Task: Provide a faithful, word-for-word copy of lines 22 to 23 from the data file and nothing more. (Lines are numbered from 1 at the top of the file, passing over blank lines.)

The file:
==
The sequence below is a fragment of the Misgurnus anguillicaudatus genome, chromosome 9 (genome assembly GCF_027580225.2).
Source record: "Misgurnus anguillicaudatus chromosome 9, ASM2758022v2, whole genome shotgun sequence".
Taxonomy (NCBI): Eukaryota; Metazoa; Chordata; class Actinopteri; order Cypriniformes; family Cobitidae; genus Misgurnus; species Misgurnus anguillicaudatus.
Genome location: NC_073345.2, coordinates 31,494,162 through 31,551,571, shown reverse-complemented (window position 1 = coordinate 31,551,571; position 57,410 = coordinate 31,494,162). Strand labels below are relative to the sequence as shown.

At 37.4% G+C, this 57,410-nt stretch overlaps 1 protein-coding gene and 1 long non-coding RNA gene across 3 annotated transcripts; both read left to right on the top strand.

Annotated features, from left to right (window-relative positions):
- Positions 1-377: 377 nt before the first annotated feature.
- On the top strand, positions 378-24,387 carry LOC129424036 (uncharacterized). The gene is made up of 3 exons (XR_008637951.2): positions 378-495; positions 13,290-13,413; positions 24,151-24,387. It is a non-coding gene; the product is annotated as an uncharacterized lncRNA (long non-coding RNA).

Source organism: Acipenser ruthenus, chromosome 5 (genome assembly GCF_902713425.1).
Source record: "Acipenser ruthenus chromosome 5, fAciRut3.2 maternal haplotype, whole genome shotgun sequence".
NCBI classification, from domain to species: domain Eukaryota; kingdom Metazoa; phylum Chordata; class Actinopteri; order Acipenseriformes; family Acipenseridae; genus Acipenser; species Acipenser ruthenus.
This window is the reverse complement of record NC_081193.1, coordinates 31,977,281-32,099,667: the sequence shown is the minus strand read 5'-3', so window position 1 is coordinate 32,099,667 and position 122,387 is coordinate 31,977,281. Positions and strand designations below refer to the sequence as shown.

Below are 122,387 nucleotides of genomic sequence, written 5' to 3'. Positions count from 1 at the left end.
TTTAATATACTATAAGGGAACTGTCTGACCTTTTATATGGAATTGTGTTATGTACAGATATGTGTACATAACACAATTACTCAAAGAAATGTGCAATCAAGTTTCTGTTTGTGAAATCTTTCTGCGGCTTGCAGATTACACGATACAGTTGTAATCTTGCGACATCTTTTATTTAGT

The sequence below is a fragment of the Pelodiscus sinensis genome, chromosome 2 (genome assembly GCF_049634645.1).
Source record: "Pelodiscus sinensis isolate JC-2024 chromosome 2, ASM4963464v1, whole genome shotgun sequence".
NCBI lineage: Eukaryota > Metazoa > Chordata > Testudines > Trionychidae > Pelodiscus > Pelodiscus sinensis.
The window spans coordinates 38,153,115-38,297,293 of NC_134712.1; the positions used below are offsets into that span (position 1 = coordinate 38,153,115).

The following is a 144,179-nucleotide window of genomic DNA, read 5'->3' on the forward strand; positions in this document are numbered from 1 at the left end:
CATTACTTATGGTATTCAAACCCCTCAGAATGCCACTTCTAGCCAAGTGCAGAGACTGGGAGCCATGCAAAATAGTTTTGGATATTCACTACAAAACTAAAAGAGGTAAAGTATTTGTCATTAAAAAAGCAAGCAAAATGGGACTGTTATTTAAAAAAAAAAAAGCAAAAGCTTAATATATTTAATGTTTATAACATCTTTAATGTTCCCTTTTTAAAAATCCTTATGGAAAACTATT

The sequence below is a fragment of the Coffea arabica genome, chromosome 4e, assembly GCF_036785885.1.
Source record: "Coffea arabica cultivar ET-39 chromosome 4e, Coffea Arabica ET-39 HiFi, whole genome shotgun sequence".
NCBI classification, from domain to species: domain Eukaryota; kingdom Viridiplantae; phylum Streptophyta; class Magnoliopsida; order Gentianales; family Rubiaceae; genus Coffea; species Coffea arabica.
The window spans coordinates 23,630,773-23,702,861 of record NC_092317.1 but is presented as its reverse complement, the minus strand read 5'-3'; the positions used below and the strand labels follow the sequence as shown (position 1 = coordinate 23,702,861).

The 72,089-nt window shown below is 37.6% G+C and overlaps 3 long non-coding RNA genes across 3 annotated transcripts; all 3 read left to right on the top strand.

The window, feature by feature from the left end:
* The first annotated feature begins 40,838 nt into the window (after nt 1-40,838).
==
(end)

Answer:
Source record: "Coffea arabica cultivar ET-39 chromosome 4e, Coffea Arabica ET-39 HiFi, whole genome shotgun sequence".
NCBI classification, from domain to species: domain Eukaryota; kingdom Viridiplantae; phylum Streptophyta; class Magnoliopsida; order Gentianales; family Rubiaceae; genus Coffea; species Coffea arabica.